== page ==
Can I have that inscribed on my headstone? Because I want it to be true of my life on earth as well as my life after death. How does one live in God’s presence, under his authority, and to his glory every day? Don’t we all do mundane things that aren’t holy? Regular old work, chores, errands. It would be different if I were a pastor or teaching the Bible all the time, right?

Wrong. The beauty of the Christian life is that nothing is secular but all is sacred.

1 Corinthians 10:31 “So, whether you eat or drink, or whatever you do, do all to the glory of God.”

Colossians 3:23–24 “Whatever you do, work heartily, as for the Lord and not for men, knowing that from the Lord you will receive the inheritance as your reward. You are serving the Lord Christ.”

“Whatever you do.” This reminds me of the wistful words spoken by a teenager I know: “I’d like to do something important for God like the mission trip your church sponsors. Something more meaningful than  working fast-food.” Oh how I wanted to hug that child and explain what wrong-headed theology that was. How regular life matters to God, how he wants us to dedicate ourselves to doing that with excellence, humility, and joy as we seek to gift it back to the Savior as a thank-you for what he’s done for us.

Too often, too many people mistake “secular” work for eternally meaningless work. Not true. Are you a teacher, a cashier, a CEO, an accountant, a lawyer, an HR specialist, a soldier, a mechanic, a greeter, a writer, an engineer . . . ? Do you realize how necessary those tasks are for the life of our community to continue so that families can bring home paychecks in order to eat and pay bills? If everyone were a pastor, I maintain we’d all be hungry and homeless. Non-church work can be as holy as Bible study and preaching, many times more so!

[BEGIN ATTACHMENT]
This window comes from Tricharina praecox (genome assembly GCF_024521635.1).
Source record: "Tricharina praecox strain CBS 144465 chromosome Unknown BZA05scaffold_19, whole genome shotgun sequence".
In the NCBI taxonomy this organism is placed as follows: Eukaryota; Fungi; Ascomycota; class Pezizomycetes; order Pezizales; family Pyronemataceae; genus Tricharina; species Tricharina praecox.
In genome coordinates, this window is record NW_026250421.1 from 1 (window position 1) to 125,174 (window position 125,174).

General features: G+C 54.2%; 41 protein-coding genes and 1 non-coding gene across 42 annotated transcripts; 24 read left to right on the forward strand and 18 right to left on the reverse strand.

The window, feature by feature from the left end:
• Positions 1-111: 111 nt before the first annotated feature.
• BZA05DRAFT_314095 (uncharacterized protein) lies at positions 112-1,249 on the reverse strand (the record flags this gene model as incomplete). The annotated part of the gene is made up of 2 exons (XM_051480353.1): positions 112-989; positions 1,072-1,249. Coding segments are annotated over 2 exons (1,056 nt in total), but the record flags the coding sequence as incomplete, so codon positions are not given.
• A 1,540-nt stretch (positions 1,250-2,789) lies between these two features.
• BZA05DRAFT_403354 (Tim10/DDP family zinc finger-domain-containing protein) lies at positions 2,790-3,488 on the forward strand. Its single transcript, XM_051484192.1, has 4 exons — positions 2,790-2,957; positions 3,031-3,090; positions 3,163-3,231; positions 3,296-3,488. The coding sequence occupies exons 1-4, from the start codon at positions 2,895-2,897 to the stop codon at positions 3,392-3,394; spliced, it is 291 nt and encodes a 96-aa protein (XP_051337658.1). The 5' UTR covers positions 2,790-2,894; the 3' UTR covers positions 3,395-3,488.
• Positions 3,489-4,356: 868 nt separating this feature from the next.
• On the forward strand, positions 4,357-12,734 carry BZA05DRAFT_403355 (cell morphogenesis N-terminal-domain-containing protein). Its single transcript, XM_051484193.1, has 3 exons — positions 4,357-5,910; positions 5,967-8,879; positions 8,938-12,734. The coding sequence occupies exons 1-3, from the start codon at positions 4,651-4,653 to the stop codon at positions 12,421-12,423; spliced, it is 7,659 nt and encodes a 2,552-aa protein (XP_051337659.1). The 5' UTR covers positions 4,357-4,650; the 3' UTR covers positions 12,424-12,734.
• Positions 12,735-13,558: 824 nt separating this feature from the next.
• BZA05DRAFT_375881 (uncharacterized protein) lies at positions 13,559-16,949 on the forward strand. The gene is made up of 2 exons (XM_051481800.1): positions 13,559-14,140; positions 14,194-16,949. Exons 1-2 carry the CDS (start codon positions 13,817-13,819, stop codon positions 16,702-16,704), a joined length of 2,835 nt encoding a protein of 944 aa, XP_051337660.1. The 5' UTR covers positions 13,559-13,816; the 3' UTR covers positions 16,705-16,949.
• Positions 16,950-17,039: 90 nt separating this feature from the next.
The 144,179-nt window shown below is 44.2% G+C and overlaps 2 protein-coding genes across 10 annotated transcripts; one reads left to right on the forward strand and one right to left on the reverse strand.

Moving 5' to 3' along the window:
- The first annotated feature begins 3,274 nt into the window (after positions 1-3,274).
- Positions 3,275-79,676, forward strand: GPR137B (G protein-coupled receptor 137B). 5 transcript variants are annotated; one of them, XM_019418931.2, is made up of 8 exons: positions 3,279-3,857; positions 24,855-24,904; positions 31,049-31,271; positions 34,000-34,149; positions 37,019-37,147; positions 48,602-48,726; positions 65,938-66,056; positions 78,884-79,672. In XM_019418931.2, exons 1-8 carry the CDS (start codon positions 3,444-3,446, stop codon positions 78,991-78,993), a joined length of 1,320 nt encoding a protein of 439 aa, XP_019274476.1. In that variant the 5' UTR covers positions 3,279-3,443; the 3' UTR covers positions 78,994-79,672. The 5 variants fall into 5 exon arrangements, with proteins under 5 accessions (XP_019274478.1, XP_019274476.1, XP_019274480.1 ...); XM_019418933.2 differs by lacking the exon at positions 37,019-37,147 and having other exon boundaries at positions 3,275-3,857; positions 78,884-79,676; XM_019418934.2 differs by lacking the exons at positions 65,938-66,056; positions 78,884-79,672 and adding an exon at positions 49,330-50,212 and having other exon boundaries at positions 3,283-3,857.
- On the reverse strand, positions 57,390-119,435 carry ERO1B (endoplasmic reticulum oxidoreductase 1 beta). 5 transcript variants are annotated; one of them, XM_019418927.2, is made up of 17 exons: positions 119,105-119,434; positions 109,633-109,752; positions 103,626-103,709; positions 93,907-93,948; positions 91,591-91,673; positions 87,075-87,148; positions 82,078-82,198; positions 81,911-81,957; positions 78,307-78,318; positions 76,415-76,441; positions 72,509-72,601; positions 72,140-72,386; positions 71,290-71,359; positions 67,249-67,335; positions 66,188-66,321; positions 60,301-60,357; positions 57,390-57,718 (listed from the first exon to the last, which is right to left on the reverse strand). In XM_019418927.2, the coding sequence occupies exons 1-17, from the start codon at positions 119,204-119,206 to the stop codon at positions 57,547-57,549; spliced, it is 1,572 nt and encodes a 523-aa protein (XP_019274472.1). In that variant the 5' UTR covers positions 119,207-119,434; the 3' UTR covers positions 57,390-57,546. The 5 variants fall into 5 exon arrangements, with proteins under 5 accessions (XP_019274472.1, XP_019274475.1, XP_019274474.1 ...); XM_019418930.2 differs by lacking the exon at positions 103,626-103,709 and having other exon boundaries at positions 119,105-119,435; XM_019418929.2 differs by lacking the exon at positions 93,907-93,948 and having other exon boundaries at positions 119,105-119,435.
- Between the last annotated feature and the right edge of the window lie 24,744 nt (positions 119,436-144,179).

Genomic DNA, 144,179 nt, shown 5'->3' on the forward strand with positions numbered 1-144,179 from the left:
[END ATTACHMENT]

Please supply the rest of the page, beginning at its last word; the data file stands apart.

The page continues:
The Westminster Shorter Confession proclaims that the chief end, or purpose, of mankind is to glorify God and enjoy him forever. That’s another way of saying worship. Our purpose on earth is to worship God, to make him look good or to bring him glory, through our existence and our works. So any good work—positive, moral, and otherwise aligned with scripture—is sacred. Worship isn’t just singing at church. It’s what we do with the abilities and gifts God has given us. Do we use them to glorify him?

“If a man is called to be a street sweeper, he should sweep streets even as Michelangelo painted, or Beethoven composed music, or Shakespeare wrote poetry. He should sweep streets so well that all the hosts of heaven and earth will pause to say, here lived a great  street sweeper who did his job well.” ~ Martin Luther King, Jr.

Let’s live coram Deo: in the presence of God, under the authority of God, to the glory of God.